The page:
Let's trust their reporting, but it's an informal record: A team in Venezuela went up a mountain and came down the unofficial holders of the longest Wi-Fi link record at 167 miles. They used Linksys WRT54G using open-source firmware (DD-WRT) using retrofitted satellite parabolic dishes.
When I read this story initially I thought, well they may have used Wi-Fi protocols, but this isn't Wi-Fi in the sense of regulation-conforming unlicensed use within the signal limits. The last Wi-Fi distance winner, Cincinnati teenagers who created a 125-mile link for DefCon's Wi-Fi Shootout, clearly exceed Part 15 rules, but claim they were using Part 97 (amateur radio) rules. Part 97 ain't regular Wi-Fi.
But I ran the math for the South American claim of 279 kilometers (167 miles), and it seems to check out under FCC Part 15 rules. I don't know whether Venezuela is regulated in the same fashion, however.
They said they were using 100 mW output from the Linksys WRT54G with a very short cable to reduce signal loss. Their antennas they calculate at 32 dBi, although that's a rough number. That gives them an extremely high EIRP (effective isotropic radiated power) of 158 W, which seems very high. I went to look up the FCC Part 15 rules and found that rule 15.247 allows a 30 dBi antenna with a 22 dBm or 158 mW power-at-antenna signal. With no amplifier between the Linksys and the antenna, I believe they qualify there. So they might be slightly over on the antenna gain, but this allows them an EIRP of up to 158. So far, so good.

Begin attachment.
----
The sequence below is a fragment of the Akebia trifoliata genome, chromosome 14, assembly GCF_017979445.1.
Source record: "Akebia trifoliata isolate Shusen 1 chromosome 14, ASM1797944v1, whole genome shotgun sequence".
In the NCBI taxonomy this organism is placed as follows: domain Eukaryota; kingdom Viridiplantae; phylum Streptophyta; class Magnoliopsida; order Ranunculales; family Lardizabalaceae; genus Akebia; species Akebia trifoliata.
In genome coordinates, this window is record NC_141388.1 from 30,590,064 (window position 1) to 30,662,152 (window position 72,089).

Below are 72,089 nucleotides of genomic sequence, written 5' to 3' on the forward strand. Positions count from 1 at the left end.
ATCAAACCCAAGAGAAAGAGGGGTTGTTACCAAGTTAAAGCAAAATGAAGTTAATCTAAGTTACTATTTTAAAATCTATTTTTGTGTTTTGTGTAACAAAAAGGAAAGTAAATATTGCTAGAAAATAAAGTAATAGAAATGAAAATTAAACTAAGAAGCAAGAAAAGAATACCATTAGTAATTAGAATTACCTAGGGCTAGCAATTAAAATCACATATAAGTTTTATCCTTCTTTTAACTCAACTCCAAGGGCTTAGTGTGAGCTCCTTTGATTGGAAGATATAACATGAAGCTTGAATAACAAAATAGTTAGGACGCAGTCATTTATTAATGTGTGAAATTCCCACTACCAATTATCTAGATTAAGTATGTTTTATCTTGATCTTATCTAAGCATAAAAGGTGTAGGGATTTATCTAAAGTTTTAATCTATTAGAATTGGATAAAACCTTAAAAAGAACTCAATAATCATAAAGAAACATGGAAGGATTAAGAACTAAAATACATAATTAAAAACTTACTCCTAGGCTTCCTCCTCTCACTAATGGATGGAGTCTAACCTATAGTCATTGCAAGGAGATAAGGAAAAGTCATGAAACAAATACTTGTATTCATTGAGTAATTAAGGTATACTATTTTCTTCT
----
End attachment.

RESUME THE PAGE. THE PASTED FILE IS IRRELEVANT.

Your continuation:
The next question would be link budget: with two identical setups over the 270 kilometers of the test they set up with an unimpeded Fresnel zone--no obstacles through the entire spread beam between the two locations--they have a pretty clear formula. Assuming 20 dBm (100 mW) at the Linksys, a very small -3 dB cable loss, two 30 dBi antennas, and a 149 dB of free-space loss, with a receiver sensitivity of -85 dBm (which checks out with what they saw)...they have a 10 dB link budget. Which should be sufficient for a test.
If any of these numbers are off by a relatively small percentage, they'd be violating the law or the test wouldn't work. But it's a fairly impressive link at the edges of what (at least in the US) is legal and certainly what's possible.
I'm not an engineer, and thus I may have made errors in my assumptions. Please add notes in the comments if you'd like to correct my math or figures. (I used this WLAN Link Planner for link budget, this reference for Part 15.247, and this EIRP calculator.)